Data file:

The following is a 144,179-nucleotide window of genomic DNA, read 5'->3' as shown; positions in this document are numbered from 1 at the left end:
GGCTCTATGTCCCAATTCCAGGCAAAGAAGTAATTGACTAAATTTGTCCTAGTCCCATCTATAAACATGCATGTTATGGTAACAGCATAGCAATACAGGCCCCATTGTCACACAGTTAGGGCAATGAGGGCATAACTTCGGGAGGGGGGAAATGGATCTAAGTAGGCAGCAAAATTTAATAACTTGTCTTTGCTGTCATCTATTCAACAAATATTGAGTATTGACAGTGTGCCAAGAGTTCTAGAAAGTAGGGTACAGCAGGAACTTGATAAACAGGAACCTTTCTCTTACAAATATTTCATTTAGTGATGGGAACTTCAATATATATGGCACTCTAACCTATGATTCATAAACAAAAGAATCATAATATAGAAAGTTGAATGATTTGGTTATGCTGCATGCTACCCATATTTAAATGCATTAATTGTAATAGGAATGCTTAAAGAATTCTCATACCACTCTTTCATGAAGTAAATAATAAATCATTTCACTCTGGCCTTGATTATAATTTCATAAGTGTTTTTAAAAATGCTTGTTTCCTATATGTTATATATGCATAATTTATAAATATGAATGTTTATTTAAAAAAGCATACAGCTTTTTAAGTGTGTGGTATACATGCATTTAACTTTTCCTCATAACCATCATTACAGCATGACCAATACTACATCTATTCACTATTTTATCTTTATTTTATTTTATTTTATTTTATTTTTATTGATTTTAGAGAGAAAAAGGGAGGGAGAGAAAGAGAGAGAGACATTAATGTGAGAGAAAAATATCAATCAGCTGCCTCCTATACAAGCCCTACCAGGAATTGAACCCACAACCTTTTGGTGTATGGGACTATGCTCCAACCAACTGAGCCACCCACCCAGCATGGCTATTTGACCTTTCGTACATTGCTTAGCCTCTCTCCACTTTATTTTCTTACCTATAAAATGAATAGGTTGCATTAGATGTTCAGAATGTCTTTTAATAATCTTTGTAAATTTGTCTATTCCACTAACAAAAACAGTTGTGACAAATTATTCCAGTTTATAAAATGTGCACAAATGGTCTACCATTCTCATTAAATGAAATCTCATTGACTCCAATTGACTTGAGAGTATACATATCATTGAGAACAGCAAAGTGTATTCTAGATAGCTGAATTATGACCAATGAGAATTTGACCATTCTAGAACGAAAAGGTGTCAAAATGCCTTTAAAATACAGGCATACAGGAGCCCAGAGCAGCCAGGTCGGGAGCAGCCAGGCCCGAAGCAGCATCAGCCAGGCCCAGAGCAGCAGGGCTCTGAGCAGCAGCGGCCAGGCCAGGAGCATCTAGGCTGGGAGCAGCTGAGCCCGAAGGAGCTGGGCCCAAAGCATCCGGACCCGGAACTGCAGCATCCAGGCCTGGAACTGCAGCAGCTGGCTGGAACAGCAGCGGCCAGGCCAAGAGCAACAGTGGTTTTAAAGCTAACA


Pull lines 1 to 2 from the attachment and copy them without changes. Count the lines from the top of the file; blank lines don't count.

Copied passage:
The following is a 144,179-nucleotide window of genomic DNA, read 5'->3' as shown; positions in this document are numbered from 1 at the left end:
GGCTCTATGTCCCAATTCCAGGCAAAGAAGTAATTGACTAAATTTGTCCTAGTCCCATCTATAAACATGCATGTTATGGTAACAGCATAGCAATACAGGCCCCATTGTCACACAGTTAGGGCAATGAGGGCATAACTTCGGGAGGGGGGAAATGGATCTAAGTAGGCAGCAAAATTTAATAACTTGTCTTTGCTGTCATCTATTCAACAAATATTGAGTATTGACAGTGTGCCAAGAGTTCTAGAAAGTAGGGTACAGCAGGAACTTGATAAACAGGAACCTTTCTCTTACAAATATTTCATTTAGTGATGGGAACTTCAATATATATGGCACTCTAACCTATGATTCATAAACAAAAGAATCATAATATAGAAAGTTGAATGATTTGGTTATGCTGCATGCTACCCATATTTAAATGCATTAATTGTAATAGGAATGCTTAAAGAATTCTCATACCACTCTTTCATGAAGTAAATAATAAATCATTTCACTCTGGCCTTGATTATAATTTCATAAGTGTTTTTAAAAATGCTTGTTTCCTATATGTTATATATGCATAATTTATAAATATGAATGTTTATTTAAAAAAGCATACAGCTTTTTAAGTGTGTGGTATACATGCATTTAACTTTTCCTCATAACCATCATTACAGCATGACCAATACTACATCTATTCACTATTTTATCTTTATTTTATTTTATTTTATTTTATTTTTATTGATTTTAGAGAGAAAAAGGGAGGGAGAGAAAGAGAGAGAGACATTAATGTGAGAGAAAAATATCAATCAGCTGCCTCCTATACAAGCCCTACCAGGAATTGAACCCACAACCTTTTGGTGTATGGGACTATGCTCCAACCAACTGAGCCACCCACCCAGCATGGCTATTTGACCTTTCGTACATTGCTTAGCCTCTCTCCACTTTATTTTCTTACCTATAAAATGAATAGGTTGCATTAGATGTTCAGAATGTCTTTTAATAATCTTTGTAAATTTGTCTATTCCACTAACAAAAACAGTTGTGACAAATTATTCCAGTTTATAAAATGTGCACAAATGGTCTACCATTCTCATTAAATGAAATCTCATTGACTCCAATTGACTTGAGAGTATACATATCATTGAGAACAGCAAAGTGTATTCTAGATAGCTGAATTATGACCAATGAGAATTTGACCATTCTAGAACGAAAAGGTGTCAAAATGCCTTTAAAATACAGGCATACAGGAGCCCAGAGCAGCCAGGTCGGGAGCAGCCAGGCCCGAAGCAGCATCAGCCAGGCCCAGAGCAGCAGGGCTCTGAGCAGCAGCGGCCAGGCCAGGAGCATCTAGGCTGGGAGCAGCTGAGCCCGAAGGAGCTGGGCCCAAAGCATCCGGACCCGGAACTGCAGCATCCAGGCCTGGAACTGCAGCAGCTGGCTGGAACAGCAGCGGCCAGGCCAAGAGCAACAGTGGTTTTAAAGCTAACA